At the start of his visit, the Prime Minister held a press conference with President Zuma and praised the strong relationship between the two countries and pledged to make it even stronger:
“I think it right for Britain to be engaged with South Africa and to be engaged with Africa as a whole. There is a huge opportunity for trade, for growth, for jobs, including jobs at home in the UK.”
The visit comes at a time when Africa is changing. Last year, Africa’s economy grew by nearly 5% and six of the ten fastest growing economies in the world are African.
As a result, the UK’s relationship with Africa is also changing from a one-dimensional relationship focussed on aid to a three-dimensional relationship focussed on aid, trade and strengthened bilateral engagement.
The Prime Minister described South Africa as “a gateway to a new economic future” for Africa and pledged to double bilateral trade by 2015.
Writing in South Africa’s Business Day, he said:
“Trade and enterprise have the power to change lives. What will lift tens of millions out of poverty in the long run is economic growth.”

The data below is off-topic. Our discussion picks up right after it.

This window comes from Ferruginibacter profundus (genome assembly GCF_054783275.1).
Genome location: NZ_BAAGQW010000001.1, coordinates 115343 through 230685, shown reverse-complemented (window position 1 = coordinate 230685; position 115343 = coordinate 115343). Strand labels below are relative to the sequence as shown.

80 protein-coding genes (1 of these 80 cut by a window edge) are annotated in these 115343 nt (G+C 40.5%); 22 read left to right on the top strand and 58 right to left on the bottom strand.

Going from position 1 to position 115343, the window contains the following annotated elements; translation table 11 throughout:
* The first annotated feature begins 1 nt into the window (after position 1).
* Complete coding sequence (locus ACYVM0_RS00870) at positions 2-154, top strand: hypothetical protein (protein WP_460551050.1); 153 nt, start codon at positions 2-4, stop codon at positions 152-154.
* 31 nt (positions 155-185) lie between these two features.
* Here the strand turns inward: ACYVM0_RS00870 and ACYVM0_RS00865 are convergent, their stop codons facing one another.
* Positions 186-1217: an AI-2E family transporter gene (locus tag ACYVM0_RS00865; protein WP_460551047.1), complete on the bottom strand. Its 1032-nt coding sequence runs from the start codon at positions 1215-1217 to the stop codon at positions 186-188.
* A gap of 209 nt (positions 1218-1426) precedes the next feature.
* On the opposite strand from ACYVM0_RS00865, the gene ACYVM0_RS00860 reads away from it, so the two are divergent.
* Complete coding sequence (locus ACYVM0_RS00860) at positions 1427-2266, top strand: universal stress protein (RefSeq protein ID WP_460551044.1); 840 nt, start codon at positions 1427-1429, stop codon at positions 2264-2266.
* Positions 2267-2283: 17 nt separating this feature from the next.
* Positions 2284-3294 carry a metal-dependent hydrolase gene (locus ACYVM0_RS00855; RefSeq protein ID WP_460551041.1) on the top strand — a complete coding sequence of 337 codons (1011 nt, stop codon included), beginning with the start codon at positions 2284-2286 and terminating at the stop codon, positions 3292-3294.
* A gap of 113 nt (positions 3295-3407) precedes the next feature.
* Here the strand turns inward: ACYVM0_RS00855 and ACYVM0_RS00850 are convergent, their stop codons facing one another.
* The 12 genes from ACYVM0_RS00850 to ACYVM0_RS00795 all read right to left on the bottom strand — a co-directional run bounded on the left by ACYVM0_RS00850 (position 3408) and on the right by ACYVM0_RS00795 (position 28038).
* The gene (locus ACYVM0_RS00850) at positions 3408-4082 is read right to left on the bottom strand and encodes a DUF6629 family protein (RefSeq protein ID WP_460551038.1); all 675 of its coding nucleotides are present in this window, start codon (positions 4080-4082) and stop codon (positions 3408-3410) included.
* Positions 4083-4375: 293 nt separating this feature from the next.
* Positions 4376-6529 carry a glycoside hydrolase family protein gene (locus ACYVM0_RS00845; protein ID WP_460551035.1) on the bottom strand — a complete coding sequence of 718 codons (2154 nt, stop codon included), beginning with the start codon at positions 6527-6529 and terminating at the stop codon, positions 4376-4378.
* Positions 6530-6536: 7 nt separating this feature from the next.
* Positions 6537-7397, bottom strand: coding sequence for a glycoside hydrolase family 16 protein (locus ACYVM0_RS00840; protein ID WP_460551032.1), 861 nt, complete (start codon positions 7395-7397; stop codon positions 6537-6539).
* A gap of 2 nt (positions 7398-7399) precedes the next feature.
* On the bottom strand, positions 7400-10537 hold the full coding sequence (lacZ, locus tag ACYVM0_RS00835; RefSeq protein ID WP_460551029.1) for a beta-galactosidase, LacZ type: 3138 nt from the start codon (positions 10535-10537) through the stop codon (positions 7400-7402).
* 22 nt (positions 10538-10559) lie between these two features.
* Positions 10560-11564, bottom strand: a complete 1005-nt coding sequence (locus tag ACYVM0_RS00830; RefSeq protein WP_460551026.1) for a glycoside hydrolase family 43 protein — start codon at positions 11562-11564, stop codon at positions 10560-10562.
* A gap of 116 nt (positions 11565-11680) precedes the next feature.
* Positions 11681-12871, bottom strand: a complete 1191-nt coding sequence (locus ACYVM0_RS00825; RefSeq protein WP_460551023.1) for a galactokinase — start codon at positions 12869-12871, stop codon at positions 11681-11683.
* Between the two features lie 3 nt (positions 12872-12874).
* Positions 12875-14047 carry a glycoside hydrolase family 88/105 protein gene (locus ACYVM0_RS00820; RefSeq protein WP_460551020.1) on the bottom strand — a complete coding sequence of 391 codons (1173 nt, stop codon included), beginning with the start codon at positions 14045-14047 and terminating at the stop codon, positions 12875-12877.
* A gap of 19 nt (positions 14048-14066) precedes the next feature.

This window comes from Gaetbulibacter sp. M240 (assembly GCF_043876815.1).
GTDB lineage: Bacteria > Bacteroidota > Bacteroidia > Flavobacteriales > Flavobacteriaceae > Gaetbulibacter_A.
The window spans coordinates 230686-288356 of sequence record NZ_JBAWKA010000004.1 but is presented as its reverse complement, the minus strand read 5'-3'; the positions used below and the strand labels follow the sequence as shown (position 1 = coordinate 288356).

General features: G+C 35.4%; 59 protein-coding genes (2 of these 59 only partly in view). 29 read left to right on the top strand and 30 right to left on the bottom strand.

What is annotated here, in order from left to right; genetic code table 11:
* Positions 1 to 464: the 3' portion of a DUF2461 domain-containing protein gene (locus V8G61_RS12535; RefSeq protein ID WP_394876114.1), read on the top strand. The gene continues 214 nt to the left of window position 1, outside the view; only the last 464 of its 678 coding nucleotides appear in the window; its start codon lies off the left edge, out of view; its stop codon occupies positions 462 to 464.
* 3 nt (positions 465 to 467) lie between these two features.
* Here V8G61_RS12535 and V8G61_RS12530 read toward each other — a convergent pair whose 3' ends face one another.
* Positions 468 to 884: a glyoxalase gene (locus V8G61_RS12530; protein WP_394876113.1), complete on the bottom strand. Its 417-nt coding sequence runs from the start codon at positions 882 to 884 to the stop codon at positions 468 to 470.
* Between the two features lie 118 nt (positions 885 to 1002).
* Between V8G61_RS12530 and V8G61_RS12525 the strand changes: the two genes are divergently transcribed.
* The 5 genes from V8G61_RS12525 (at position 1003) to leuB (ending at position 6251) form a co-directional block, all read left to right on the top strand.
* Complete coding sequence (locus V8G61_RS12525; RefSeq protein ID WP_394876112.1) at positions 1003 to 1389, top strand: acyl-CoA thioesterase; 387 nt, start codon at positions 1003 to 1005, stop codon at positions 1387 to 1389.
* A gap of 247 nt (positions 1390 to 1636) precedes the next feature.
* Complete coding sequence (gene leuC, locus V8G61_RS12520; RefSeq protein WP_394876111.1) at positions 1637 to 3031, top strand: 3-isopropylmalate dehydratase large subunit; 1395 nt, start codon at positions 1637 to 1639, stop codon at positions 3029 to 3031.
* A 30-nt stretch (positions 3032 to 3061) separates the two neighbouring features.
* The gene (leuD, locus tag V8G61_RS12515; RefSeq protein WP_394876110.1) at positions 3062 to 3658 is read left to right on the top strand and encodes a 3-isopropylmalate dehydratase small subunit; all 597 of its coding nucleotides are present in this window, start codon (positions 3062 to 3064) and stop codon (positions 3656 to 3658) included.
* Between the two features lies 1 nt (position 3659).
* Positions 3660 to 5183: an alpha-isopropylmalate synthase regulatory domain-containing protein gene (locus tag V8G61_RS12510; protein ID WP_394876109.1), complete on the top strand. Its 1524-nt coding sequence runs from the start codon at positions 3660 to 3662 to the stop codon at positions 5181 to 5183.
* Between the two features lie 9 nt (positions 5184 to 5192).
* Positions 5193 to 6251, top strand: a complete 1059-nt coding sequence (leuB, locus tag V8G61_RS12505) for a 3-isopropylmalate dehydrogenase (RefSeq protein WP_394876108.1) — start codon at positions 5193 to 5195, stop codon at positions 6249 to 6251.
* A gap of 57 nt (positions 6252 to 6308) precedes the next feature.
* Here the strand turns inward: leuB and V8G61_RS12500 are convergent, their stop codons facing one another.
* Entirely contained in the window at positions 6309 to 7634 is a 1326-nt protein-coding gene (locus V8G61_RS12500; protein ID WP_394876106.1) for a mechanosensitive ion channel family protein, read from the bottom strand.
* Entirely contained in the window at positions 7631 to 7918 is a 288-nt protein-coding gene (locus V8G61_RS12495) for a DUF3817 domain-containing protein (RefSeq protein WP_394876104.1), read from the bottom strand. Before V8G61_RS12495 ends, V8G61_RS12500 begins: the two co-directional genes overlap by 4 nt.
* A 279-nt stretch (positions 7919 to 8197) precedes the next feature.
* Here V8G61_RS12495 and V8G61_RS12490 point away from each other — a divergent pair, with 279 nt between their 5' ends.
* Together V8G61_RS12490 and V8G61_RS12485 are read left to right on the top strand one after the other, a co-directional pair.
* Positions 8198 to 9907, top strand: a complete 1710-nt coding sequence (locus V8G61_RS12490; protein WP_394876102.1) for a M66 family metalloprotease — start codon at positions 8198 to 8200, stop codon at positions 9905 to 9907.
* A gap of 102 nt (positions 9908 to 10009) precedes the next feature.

He also pledged extra aid to the worsening crisis in the Horn of Africa, which he described as “catastrophic”.
Before the conference the leaders had also discussed the Middle-East, Zimbabwe and Libya.
The visit takes place on Mandela Day, Nelson Mandela’s birthday, when South Africans are asked commemorate the 67 years Mandela spent in the struggle for social justice. To mark the day the Prime Minister will attend an event with Archbishop Desmond Tutu.
The Prime Minister is accompanied by the Development Secretary Andrew Mitchell, Trade Minister Lord Green and a business delegation.
Later today, the Prime Minister will attend a business event bringing together UK and South African businesses and entrepreneurs to exchange ideas on how they can work more together.
He will also visit a football training academy to see efforts by the English Premier League to promote the game in South Africa.